Stupid Question ™
Oct. 7, 1999
By John Ruch
Q: Back when every government building had one of those “Fallout Shelter” signs, what was the shelter like?
A: President John Kennedy kicked off the public shelter program in 1961.
The idea was for mass shelters to shield people who survived major A-bomb explosions from the fallout (rain of radioactive particles) afterwards.
Nearly any room that could hold 50 or more people—and had walls thick enough to block major radiation—would do. These rooms were mostly found in existing buildings, both public and private. By 1965, there were shelters for more than 77 million people.
Almost all shelters were “dual-use”—meaning the room had a day job. Bathrooms, classrooms, basements, storage rooms, laundries, gyms, even library stacks and shooting ranges were designated fallout shelters. School blueprints of the era often include such cheery labels as “Fallout Shelter & Lunch Room.”
Each was supposed to contain one week’s food and medicine, two weeks of water, and sanitation and radiation-measuring kits.
The food was wheat-based crackers or biscuits, sometimes supplemented with hard candy.
Medical kits contained more than 30 items, from aspirin to penicillin to medical manuals. They were marked, “This Unit Contains No Narcotics”—though they contained phenobarbital, which was removed from shelter stocks in the 1970s when it was made a controlled substance. (Among its purposes within the shelter kits was tranquilizing troublemakers.)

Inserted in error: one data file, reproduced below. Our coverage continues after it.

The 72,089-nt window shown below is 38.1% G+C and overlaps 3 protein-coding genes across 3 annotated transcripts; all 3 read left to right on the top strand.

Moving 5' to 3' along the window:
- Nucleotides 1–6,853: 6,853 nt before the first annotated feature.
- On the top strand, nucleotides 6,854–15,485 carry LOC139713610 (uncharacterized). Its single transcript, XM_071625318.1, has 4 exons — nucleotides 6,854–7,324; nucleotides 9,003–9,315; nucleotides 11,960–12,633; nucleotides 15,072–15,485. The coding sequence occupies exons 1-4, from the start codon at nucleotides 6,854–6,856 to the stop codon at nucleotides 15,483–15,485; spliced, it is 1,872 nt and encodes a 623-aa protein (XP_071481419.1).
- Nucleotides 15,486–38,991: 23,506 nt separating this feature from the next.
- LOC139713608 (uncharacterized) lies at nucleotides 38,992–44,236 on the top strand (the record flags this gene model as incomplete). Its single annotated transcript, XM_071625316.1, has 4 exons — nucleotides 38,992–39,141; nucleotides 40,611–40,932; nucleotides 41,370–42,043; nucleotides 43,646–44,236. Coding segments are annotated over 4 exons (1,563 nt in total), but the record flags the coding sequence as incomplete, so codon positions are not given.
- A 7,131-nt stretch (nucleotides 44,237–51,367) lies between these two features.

If the shelter didn’t have a well or storage tanks, it got dark-green steel water cans that were filled on-site with tap water. Each was 16 inches in diameter, 21 inches high and held 17.5 gallons. Plastic liners let them double as toilets.
Sanitation kits came in light-tan fiberboard drums the same size as the water cans. They contained a toilet seat to put atop the drum, toilet paper, sanitary napkins and similar sundries.
The radiation kit had three different types of radiation meters (including Geiger counters and penlight-style “dosimeters” to measure personal radioactivity), along with batteries and instructions.
Some kinder, gentler shelters included cots, blankets, generators, radios and decontamination showers. (Hospital shelters were also far fancier; in fact, entire field hospitals were stored at places such as Columbus, Ohio’s Port Columbus airport.)
How much of this stuff you would actually find would depend on timing and luck. Some shelters were never stocked; few were replenished when the stock went bad. Some stocks were carelessly thrown out.
By the mid-’60s, the “mutually assured destruction” policy made surviving nuclear war seem ludicrous. Most shelter supplies were spoiled by the early ’70s; shelters were no longer even inspected by 1985; and federal funding for the program ceased in 1988.
Today, all fallout shelters are defunct, their supplies discarded or sold (often to developing countries).